23.81 -    #: as L{__add__}.
   23.82 +    #: as `__add__`.
   23.83      __sub__ = __add__
   23.84      #: Subtract this and another GF256 element (reflected argument version).
   23.85      __rsub__ = __sub__
   23.86 @@ -209,22 +211,14 @@
   23.87          return result
   23.88  
   23.89      def __div__(self, other):
   23.90 -        """Division.
   23.91 -
   23.92 -        @param other: right-hand side.
   23.93 -        @type other: GF256 element
   23.94 -        """
   23.95 +        """Division."""
   23.96          return self * ~other
   23.97  
   23.98      __truediv__ = __div__
   23.99      __floordiv__ = __div__
  23.100  
  23.101      def __rdiv__(self, other):
  23.102 -        """Division (reflected argument version).
  23.103 -
  23.104 -        @param other: the left-hand side.
  23.105 -        @type other: integer
  23.106 -        """
  23.107 +        """Division (reflected argument version)."""
  23.108          return GF256(other) / self
  23.109  
  23.110      __rtruediv__ = __rdiv__
  23.111 @@ -237,7 +231,7 @@
  23.112      def __invert__(self):
  23.113          """Invertion.
  23.114  
  23.115 -        @raise ZeroDivisionError: if trying to inverse the zero
  23.116 +        Raises :exc:`ZeroDivisionError` if trying to inverse the zero
  23.117          element.
  23.118          """
  23.119          if self.value == 0:
    24.1 --- a/viff/matrix.py	Mon Apr 28 20:18:55 2008 +0200
    24.2 +++ b/viff/matrix.py	Tue Apr 29 08:56:59 2008 +0200
    24.3 @@ -15,14 +15,15 @@
    24.4  # You should have received a copy of the GNU Lesser General Public
    24.5  # License along with VIFF. If not, see <http://www.gnu.org/licenses/>.
    24.6  
    24.7 -"""Matrix operations.
    24.8 +"""Matrix operations. This module contains basic matrix operations as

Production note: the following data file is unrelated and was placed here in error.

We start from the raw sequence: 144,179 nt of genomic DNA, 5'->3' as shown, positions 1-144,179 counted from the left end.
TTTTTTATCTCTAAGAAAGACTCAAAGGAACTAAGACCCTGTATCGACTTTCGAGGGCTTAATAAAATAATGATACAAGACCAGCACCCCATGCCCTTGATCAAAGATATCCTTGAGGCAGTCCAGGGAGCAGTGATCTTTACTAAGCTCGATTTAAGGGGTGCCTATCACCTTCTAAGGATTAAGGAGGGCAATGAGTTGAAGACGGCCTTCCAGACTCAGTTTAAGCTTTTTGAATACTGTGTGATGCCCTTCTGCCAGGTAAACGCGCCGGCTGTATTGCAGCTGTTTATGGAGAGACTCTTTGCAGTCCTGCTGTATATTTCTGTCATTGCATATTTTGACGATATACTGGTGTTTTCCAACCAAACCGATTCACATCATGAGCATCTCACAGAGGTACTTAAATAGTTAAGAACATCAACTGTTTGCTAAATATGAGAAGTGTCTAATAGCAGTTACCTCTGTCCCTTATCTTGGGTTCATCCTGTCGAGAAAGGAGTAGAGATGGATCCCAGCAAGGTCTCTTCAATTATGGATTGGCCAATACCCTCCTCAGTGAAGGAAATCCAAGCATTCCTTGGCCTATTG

24.9 +well as a function to build square hyper-invertible matrices. The
   24.10 +matrix implementation provides operator overloading and works with any
   24.11 +type that acts like a number, including :class:`viff.field.GF256` and
   24.12 +:func:`viff.field.GF` elements.
   24.13 +"""
   24.14  
   24.15 -This module contains basic matrix operations as well as a function to
   24.16 -build square hyper-invertible matrices. The matrix implementation
   24.17 -provides operator overloading and works with any type that acts like a
   24.18 -number, including L{viff.field.GF256} and L{viff.field.GF} elements.
   24.19 +__docformat__ = "restructuredtext"
   24.20  
   24.21 -"""
   24.22  
   24.23  from __future__ import division
   24.24  
   24.25 @@ -31,11 +32,7 @@
   24.26      """A matrix."""
   24.27  
   24.28      def _init_zeros(self, m, n):
   24.29 -        """Initialize a new m times n matrix containing zeros.
   24.30 -
   24.31 -        @param m: The number of rows.
   24.32 -        @param n: The number of columns.
   24.33 -        """
   24.34 +        """Initialize a new zero matrix with *m* rows and *n* columns."""
   24.35          self.rows = [[0 for _ in range(n)] for _ in range(m)]
   24.36          self.m = m
   24.37          self.n = n
   24.38 @@ -43,7 +40,7 @@
   24.39      def _init_set(self, rows):
   24.40          """Initializes a matrix to contain specific values.
   24.41  
   24.42 -        @param rows: The rows of the matrix, given as a list of lists.
   24.43 +        The *rows* is a list of lists.
   24.44          """
   24.45          self.rows = rows
   24.46          self.m = len(rows)
   24.47 @@ -52,9 +49,9 @@
   24.48      def __init__(self, *args):
   24.49          """Initializates a matrix.
   24.50  
   24.51 -        @param args: Either a number m and n counting rows and columns
   24.52 -        of an all-zero matrix, or a list of lists representing the
   24.53 -        rows of the matrix.
   24.54 +        The arguments can be either a number *m* and *n* counting rows
   24.55 +        and columns of an all-zero matrix, or a list of lists
   24.56 +        representing the rows of the matrix.
   24.57          """
   24.58          if len(args) == 1:
   24.59              self._init_set(*args)
   24.60 @@ -62,7 +59,7 @@
   24.61              self._init_zeros(*args)